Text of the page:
Data were submitted to the data coordinating center (Harvard Clinical Research Institute, Harvard Medical School, Boston, Mass). Clinical end points were adjudicated by an independent clinical events committee blinded to study group assignment. A separate data and safety monitoring board not affiliated with either the study sponsor or the investigators reviewed data periodically throughout the trial to identify potential safety issues and monitor study conduct. The data presented herein represent all angiographic and clinical follow-up data available as of June 30, 2005.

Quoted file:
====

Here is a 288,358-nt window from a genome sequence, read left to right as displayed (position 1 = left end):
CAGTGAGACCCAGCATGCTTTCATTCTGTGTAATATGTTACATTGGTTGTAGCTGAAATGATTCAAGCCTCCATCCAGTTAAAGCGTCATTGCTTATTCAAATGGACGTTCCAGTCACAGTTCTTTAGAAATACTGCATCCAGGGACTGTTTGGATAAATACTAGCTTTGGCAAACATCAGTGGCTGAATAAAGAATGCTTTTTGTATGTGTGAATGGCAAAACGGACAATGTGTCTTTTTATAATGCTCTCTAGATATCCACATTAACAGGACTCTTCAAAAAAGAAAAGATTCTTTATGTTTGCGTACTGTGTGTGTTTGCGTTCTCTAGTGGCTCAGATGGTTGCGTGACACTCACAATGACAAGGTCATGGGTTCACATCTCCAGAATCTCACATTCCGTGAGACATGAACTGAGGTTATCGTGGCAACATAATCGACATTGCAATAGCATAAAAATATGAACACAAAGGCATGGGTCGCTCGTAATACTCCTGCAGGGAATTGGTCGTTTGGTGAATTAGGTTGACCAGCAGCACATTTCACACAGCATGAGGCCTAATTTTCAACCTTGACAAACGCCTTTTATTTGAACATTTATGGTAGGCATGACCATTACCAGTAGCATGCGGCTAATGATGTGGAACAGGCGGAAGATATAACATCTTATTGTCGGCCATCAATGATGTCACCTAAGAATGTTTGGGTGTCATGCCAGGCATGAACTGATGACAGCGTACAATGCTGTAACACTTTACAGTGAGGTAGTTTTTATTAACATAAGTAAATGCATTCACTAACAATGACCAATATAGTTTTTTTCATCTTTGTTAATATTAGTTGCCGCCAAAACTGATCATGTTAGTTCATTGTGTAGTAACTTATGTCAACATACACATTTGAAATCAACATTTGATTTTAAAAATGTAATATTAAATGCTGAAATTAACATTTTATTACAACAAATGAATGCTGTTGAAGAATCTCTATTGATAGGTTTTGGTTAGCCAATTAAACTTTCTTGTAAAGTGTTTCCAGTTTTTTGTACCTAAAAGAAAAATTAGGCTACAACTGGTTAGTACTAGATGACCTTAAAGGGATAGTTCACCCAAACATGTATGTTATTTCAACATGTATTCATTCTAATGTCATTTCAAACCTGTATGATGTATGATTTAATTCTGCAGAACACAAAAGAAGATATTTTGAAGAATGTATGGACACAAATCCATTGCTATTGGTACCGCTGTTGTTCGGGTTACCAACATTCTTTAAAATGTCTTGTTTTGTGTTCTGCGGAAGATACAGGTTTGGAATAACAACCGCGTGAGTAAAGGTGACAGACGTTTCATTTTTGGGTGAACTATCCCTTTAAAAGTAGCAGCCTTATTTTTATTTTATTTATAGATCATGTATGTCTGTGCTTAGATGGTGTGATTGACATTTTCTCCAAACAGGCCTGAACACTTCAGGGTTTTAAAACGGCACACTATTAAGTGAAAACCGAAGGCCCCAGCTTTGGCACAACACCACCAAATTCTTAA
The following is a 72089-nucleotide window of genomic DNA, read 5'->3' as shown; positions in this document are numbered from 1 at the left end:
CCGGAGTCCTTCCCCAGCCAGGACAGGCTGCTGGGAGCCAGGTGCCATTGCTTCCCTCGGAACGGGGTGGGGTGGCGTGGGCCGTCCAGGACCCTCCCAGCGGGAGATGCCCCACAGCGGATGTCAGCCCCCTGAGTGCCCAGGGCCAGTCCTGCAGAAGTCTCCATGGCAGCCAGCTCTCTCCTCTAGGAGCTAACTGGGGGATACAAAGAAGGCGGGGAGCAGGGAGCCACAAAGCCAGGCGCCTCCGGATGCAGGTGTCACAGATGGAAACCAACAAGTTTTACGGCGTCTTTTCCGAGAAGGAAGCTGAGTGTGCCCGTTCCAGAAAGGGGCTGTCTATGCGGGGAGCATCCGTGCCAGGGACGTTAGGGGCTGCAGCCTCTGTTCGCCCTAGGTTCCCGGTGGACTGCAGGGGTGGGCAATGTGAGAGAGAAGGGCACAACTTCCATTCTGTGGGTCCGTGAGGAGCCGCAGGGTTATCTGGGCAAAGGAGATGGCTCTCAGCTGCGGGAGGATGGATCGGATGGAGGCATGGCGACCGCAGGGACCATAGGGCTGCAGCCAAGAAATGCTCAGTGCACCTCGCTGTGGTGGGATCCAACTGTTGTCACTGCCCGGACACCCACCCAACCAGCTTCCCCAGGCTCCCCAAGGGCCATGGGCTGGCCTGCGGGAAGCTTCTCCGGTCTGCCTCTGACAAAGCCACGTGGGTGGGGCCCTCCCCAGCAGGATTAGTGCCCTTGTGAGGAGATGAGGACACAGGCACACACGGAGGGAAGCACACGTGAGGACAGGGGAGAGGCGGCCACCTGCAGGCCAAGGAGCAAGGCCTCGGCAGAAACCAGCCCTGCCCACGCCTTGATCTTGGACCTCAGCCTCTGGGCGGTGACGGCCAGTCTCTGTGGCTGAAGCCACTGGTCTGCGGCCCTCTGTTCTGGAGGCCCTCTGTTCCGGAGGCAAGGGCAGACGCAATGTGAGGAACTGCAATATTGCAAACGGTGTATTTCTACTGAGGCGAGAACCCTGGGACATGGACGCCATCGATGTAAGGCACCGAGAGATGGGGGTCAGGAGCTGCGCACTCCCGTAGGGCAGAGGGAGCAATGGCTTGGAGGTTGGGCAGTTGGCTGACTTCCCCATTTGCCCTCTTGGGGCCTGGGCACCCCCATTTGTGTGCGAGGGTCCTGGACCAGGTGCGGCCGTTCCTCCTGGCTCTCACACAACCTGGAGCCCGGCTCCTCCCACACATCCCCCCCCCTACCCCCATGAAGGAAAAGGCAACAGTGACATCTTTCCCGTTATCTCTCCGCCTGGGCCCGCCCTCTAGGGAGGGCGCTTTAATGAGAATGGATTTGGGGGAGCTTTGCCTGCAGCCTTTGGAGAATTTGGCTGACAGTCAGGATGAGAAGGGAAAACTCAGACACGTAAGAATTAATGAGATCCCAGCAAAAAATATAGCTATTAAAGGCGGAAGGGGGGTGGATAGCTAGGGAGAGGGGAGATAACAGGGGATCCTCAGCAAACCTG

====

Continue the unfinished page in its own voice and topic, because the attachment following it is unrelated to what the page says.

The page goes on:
Coronary angiography was performed at baseline, at the completion of the procedure, and at 6-month follow-up; angiograms were analyzed with a quantitative computer-based system (Medis, Leesburg, Va) at the angiographic core laboratory (Brigham and Women's Angiographic Core Laboratory, Boston, Mass). Minimal lumen diameter was defined as the mean minimal lumen diameter derived from 2 orthogonal views by quantitative coronary artery angiography. Late lumen loss was defined as the difference between the minimal lumen diameter at the completion of the procedure and that measured at 6-month follow-up. Net gain was defined as the difference between preprocedure minimal lumen diameter and that measured at 6-month follow-up. Binary angiographic restenosis was defined as greater than 50% narrowing of the lumen diameter in the target lesion. Quantitative angiographic assessment of the target lesion included measurements corresponding to the analysis segment (defined as all portions of the vessel that received treatment within the radiation or stent zones including the proximal and distal 5-mm margins) and the injury segment (defined as the region of vessel injured during treatment by balloon dilatation or stent placement). A subset of 100 patients was asked to undergo intravascular ultrasound assessment.